According to many real estate and financial experts, the current real estate climate in Australia is remarkably similar to that in the U.S. just before its own housing bubble burst. One of the strongest indications of this phenomenon is the fact that many homeowners around the country are down on their mortgage payments. While some of this is attributable to the lackluster economy and faltering job market, a lot of it can be traced back to homeowners who bit off more than they could chew when acquiring their home loans and failed to obtain the correct broker information.
Easy Terms Spell Trouble for Aussie Homeowners
Back in May, the Australian Prudential Regulation Authority warned of a sharp increase in the issuance of high-risk mortgages, including interest-only loans and financing for rental properties. Lenders are giving people mortgages that they may eventually struggle to repay. A huge contributing factor to this problem is the fact that many Aussies assume that lenders will only approve them for loans they can afford to repay. That’s not the case. Rather, lenders only look at certain factors. It’s up to homeowners to sit down, crunch the numbers and determine whether or not a particular loan is practical.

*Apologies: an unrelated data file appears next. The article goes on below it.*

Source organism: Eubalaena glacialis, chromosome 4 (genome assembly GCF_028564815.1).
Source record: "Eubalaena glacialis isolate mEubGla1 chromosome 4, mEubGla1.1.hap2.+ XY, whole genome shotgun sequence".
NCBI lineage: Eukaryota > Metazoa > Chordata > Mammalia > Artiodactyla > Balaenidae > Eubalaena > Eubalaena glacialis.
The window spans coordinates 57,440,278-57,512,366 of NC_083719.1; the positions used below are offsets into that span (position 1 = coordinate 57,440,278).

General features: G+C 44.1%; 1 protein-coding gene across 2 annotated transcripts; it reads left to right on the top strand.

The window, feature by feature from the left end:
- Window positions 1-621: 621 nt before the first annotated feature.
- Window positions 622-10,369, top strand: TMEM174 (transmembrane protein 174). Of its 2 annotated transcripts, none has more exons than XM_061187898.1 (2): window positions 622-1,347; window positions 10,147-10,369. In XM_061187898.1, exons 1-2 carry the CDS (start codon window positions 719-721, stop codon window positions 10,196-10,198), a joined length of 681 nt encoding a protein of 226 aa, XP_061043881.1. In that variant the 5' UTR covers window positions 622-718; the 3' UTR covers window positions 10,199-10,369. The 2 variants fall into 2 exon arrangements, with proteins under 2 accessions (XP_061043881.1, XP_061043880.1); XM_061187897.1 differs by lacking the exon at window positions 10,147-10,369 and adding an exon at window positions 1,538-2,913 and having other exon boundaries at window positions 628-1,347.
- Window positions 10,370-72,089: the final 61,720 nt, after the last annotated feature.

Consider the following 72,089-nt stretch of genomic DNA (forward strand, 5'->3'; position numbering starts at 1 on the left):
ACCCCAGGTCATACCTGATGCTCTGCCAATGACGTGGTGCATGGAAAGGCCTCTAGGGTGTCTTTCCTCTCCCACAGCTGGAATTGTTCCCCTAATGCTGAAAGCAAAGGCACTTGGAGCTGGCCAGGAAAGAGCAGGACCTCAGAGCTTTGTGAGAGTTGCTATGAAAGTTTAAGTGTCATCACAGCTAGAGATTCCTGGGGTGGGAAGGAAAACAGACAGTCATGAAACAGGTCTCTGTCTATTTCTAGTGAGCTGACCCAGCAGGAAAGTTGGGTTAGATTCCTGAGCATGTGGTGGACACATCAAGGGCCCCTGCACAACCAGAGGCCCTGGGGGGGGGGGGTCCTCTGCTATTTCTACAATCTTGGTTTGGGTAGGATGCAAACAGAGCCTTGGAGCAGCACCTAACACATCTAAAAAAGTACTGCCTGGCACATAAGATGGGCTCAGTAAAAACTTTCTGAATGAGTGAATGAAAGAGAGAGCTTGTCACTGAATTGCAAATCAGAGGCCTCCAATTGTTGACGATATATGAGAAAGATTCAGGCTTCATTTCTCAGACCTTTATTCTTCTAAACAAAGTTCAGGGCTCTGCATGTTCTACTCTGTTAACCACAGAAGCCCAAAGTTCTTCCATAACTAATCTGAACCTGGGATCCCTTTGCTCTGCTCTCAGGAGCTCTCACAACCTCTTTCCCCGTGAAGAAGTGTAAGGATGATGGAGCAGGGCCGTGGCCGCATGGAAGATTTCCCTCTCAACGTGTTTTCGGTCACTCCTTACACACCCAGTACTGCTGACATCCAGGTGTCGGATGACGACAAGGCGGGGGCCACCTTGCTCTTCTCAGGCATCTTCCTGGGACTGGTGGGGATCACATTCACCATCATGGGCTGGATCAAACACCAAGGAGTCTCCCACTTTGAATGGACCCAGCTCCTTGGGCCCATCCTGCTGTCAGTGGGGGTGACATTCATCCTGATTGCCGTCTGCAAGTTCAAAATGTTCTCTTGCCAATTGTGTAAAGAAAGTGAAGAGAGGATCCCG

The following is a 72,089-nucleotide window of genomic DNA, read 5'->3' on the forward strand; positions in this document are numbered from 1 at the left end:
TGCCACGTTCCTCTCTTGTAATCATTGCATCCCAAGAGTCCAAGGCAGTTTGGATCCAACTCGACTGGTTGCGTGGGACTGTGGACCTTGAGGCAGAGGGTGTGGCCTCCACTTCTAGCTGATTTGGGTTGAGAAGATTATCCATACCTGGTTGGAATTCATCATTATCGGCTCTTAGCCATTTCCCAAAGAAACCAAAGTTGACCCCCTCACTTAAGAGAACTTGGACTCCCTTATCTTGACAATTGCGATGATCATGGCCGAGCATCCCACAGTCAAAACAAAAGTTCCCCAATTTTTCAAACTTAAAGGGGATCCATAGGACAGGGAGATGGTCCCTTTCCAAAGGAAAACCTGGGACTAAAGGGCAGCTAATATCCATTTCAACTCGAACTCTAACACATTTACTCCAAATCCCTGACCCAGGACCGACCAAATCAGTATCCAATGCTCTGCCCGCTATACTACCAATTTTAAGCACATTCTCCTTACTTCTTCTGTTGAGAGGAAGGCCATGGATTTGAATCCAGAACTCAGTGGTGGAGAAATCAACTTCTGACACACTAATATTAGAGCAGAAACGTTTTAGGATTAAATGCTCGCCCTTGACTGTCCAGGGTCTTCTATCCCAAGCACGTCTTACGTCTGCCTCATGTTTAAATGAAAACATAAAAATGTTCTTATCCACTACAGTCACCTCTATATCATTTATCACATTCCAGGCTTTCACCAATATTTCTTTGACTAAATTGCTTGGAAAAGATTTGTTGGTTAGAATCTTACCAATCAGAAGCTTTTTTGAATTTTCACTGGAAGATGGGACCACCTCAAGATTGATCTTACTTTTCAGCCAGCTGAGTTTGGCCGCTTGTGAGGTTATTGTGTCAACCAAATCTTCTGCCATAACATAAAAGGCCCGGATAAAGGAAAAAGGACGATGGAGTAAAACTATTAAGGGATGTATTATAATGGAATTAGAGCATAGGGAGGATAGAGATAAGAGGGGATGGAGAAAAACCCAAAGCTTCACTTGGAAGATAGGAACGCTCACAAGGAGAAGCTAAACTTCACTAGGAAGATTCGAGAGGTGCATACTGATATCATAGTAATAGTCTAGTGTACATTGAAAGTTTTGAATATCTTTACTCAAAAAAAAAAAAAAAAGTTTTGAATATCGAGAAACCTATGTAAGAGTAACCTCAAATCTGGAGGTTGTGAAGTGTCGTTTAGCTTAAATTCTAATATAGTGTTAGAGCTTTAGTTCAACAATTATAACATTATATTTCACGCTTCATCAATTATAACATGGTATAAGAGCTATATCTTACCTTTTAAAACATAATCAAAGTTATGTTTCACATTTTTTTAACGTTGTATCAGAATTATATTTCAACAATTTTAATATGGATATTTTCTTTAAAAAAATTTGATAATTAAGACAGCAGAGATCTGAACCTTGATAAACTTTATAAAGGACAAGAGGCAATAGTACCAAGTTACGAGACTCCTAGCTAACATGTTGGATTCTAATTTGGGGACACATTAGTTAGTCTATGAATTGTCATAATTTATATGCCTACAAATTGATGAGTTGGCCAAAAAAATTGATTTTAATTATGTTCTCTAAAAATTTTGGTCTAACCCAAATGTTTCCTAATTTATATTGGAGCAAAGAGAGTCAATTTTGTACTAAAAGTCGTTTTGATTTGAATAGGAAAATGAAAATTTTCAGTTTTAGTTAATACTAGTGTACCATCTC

Outstanding Mortgages Skyrocket
Although first home buyers continue to struggle to get the loans they need, the number of outstanding mortgages in Australia has continued to rise precipitously. According to the Reserve Bank of Australia, the number of outstanding mortgages in the country rose by 6.5 percent from July 2013 to July 2014, which represents the fastest pace since February 2011. Currently, about 85 percent of all owner-occupied home loans were of the variable-rate variety. When rates rise, which they’re expected to do over the next 18 months, mortgages that were once affordable may become anything but. In fact, a two-percent increase in the mortgage interest rate would create serious financial woes for about one-quarter of all Aussie homeowners.
High-risk mortgages play a huge part in many Australians’ inability to stay current on their mortgages, but other factors are contributing to the issue too. The 6.1-percent jobless rate isn’t helping. Also, according to a government inquiry, Australians owe about 1.8 times their pre-tax disposable incomes in home loans. Those with interest-only loans often start struggling to repay them when they start having to pay the principal balance. Planning is crucial when it comes to avoiding these issues. If you’re in the market for a new home, then, take your time, consider all the variables and make sure you will be able to repay your mortgage even if things change.